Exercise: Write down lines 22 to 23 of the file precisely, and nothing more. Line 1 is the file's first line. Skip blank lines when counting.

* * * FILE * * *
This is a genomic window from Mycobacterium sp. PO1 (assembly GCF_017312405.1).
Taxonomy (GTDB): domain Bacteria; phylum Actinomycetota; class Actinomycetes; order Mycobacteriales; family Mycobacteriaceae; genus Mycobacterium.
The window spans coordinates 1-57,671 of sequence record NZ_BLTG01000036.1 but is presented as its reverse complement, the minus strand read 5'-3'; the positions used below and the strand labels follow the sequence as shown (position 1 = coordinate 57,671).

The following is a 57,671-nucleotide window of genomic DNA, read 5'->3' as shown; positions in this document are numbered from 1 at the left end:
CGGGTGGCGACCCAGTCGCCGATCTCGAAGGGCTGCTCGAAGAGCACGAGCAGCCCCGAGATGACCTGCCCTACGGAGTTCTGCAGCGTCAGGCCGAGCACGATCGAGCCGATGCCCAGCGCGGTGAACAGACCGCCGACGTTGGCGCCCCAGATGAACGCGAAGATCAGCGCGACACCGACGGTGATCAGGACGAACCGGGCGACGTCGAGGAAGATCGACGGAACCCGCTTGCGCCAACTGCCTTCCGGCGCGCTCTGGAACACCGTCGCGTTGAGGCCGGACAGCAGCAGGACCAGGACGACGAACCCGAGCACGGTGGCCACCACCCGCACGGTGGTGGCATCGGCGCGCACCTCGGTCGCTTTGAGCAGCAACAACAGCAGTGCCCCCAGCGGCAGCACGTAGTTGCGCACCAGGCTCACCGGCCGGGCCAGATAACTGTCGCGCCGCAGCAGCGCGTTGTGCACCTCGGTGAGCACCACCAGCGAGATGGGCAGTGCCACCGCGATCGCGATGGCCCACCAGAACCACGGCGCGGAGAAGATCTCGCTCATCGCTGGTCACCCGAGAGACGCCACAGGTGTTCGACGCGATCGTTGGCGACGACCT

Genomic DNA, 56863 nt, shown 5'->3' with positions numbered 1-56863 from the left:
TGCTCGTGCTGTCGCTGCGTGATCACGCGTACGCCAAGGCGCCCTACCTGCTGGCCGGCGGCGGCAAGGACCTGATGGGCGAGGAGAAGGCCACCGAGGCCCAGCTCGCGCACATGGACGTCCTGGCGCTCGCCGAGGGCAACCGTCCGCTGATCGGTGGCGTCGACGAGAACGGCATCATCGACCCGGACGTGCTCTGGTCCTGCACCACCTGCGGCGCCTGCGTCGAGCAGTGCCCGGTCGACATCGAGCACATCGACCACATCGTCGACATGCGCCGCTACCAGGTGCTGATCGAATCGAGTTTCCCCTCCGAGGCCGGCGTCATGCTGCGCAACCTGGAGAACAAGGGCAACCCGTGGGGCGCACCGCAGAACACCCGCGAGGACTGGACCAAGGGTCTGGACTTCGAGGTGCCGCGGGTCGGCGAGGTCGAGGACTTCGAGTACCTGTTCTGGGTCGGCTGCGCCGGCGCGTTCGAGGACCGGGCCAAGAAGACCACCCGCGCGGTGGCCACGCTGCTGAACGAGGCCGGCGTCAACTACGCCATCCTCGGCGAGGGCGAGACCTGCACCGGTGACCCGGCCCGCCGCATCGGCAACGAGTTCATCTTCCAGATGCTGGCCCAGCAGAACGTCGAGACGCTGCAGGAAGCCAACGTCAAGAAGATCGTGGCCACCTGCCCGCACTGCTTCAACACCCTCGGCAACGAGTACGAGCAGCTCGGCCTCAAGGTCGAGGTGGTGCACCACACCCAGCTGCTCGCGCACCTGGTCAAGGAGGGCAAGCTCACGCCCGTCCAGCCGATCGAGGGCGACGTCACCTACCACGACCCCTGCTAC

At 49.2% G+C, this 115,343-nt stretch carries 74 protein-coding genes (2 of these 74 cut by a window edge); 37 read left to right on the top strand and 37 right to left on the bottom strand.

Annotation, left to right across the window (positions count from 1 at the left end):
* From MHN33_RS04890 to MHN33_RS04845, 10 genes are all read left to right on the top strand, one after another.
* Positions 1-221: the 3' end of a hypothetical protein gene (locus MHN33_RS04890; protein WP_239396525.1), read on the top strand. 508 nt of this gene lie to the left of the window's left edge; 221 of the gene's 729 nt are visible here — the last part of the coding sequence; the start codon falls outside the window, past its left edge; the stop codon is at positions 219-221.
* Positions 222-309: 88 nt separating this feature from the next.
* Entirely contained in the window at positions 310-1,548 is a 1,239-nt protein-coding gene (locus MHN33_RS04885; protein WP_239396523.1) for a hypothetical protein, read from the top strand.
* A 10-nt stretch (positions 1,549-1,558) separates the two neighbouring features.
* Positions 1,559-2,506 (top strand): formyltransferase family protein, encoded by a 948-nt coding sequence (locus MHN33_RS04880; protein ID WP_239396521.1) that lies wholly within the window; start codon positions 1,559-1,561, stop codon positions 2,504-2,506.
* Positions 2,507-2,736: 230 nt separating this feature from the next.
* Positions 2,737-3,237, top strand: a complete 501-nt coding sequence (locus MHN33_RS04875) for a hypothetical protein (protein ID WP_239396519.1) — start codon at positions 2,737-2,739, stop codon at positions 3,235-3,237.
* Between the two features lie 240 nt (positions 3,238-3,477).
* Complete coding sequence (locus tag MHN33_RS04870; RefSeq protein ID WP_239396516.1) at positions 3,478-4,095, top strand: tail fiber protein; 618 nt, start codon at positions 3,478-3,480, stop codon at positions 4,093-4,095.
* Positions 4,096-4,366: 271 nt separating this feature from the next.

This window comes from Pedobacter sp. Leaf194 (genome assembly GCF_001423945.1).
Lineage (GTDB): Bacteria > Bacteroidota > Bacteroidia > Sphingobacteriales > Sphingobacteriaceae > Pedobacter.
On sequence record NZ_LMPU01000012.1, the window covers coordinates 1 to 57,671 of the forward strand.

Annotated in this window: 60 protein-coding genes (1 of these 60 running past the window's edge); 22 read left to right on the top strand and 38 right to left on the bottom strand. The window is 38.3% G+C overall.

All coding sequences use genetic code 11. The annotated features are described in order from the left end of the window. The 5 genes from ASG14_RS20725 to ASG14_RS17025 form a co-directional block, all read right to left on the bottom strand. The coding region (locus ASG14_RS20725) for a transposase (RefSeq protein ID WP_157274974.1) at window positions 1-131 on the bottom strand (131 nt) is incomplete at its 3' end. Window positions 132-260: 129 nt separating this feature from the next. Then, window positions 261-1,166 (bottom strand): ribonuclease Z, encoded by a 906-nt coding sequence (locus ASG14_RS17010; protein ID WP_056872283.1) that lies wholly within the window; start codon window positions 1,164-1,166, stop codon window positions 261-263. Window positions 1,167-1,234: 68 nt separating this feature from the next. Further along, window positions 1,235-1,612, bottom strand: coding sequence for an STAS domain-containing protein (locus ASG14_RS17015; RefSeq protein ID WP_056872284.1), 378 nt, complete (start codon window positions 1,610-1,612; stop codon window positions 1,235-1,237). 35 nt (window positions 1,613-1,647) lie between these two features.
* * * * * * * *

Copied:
Lineage (GTDB): Bacteria > Bacteroidota > Bacteroidia > Sphingobacteriales > Sphingobacteriaceae > Pedobacter.
On sequence record NZ_LMPU01000012.1, the window covers coordinates 1 to 57,671 of the forward strand.